2021 Hyundai Sonata SEL Plus new car reviews

Photography Courtesy Hyundai

Okay, so it’s not the performance-oriented N-Line, but that doesn’t mean the Hyundai Sonata SEL Plus that we drove isn’t worth your attention.

It may not be the quickest of the bunch, but the SEL Plus is a surprisingly well-equipped car for not a lot of coin–starting price for our tester comes in at $28,300.

So, can a car that’s satisfying to drive be just as much fun as a car that’s quick off the line? Read our impressions below.

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J.G. Pasterjak
JG Pasterjak
Production/Art Director

We’ve had more than a few Hyundais in the press fleet rotation lately, and I come away impressed each time I try one. The overwhelming sentiment I’m left with after each Hyundai experience is “value,” and in a time when the median new car price has reached the $40,000 mark, this Sonata SEL Plus at $32,000 seems like a LOT of car for the money.

In fact, the particular model we sampled, the SEL Plus with the $2700 Tech Package that gets you a panoramic sunroof, 10.5-inch DIC with Bose sound and Hyundai’s excellent Highway Drive Assist cruise control and lane maintenance system, stickered out at $32,174. That’s about $1000 shy of the top-of-the-line Sonata Limited, which includes all those features standard. So even within Hyundai’s own catalog, there are hidden value gems for the plucking.

For your $32,174, you get a car that’s not ashamed to be an appliance but doesn’t punish you for choosing value and practicality. The driving experience with the 191-horsepower, 2.5-liter turbocharged inline-four and eight-speed transmission is perfectly satisfying, especially since the transmission does such an excellent job at matching output to desire. Sure, the 290-horsepower N-line trim would be more exciting, but not everything has to be exciting to be satisfying.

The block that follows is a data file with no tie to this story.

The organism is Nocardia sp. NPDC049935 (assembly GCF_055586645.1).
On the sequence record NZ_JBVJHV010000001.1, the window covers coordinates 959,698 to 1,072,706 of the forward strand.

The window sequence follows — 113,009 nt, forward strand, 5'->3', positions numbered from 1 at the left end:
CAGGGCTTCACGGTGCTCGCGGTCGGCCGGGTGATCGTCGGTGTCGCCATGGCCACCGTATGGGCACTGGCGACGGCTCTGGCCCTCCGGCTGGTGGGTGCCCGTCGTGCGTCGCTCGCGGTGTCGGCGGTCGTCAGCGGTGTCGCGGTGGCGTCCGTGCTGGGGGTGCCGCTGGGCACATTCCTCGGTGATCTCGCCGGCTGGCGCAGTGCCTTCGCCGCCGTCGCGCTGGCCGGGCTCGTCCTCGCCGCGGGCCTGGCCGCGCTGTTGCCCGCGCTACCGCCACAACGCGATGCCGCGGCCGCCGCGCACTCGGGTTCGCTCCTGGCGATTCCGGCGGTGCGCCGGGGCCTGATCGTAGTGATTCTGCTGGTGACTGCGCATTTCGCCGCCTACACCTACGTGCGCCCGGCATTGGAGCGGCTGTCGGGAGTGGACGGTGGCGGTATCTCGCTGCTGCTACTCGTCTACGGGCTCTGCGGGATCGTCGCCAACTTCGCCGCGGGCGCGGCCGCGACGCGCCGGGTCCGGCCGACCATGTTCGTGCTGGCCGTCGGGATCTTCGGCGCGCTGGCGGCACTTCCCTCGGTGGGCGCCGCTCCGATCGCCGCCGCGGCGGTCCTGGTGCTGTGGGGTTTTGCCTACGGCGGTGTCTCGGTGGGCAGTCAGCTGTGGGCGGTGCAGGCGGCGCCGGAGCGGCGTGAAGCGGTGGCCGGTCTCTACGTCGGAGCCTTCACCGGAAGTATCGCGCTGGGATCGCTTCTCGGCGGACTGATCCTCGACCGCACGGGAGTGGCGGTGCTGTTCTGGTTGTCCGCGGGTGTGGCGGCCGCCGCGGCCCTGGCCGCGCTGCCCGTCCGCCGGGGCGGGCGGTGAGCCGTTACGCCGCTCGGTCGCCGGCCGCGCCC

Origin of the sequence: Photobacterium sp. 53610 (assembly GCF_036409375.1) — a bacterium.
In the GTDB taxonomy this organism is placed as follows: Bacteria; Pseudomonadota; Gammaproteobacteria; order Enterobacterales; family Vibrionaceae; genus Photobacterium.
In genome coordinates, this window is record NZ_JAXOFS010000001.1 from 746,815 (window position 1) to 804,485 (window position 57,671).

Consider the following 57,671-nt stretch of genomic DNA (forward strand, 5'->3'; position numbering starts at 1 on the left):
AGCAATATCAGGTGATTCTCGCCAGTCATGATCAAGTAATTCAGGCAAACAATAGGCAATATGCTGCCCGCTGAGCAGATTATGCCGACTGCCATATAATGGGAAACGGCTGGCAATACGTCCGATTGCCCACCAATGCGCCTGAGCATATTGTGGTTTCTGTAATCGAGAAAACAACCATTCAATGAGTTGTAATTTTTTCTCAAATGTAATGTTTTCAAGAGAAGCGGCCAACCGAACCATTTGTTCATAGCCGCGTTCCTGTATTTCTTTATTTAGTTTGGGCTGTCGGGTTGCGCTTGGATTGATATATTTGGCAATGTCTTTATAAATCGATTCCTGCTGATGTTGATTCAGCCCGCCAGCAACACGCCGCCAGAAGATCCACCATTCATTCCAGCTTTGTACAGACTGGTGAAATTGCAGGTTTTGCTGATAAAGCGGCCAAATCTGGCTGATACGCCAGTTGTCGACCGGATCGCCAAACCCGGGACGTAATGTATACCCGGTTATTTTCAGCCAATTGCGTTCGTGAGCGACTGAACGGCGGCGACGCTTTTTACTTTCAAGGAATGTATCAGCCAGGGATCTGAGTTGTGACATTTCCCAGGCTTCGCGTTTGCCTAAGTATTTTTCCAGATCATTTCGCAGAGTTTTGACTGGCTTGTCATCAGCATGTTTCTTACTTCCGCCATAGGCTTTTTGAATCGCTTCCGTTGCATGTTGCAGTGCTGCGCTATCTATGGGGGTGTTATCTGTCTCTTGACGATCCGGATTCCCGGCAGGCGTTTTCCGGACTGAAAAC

Inside the Sonata, it’s comfortable without being overly plush or gaudy. The Sonata is the kind of car that would make a long road trip positively disappear, especially with Hyundai’s seamless Highway Drive Assist, which is one of my favorite deep-function cruise control packages. The lane assist function is tuned to never be intrusive—it merely has the effect of making the car feel extremely stable while underway. Likewise, the automatic cruise control never seems to intrude on the pace, unless someone in another lane does something remarkably stupid. The whole system has the effect of simply making driving seem easier, not like you’re competing with evil robot overlords for control of your own car.

Unlike some of the Sonata's competition, they seem to be available as well. Hyundai’s website shows more than 60 SEL Plus Sonatas on dealer lots within a 90-minute drive of our offices, although we had to search out a bit further to find one with a technology package.

But, yeah, Hyundai is really nailing it right now by building value-rich vehicles that are satisfying to drive and loaded with easy-to-use features, at prices at or below their competition. Not much more you could ask for from a “normal” car these days.

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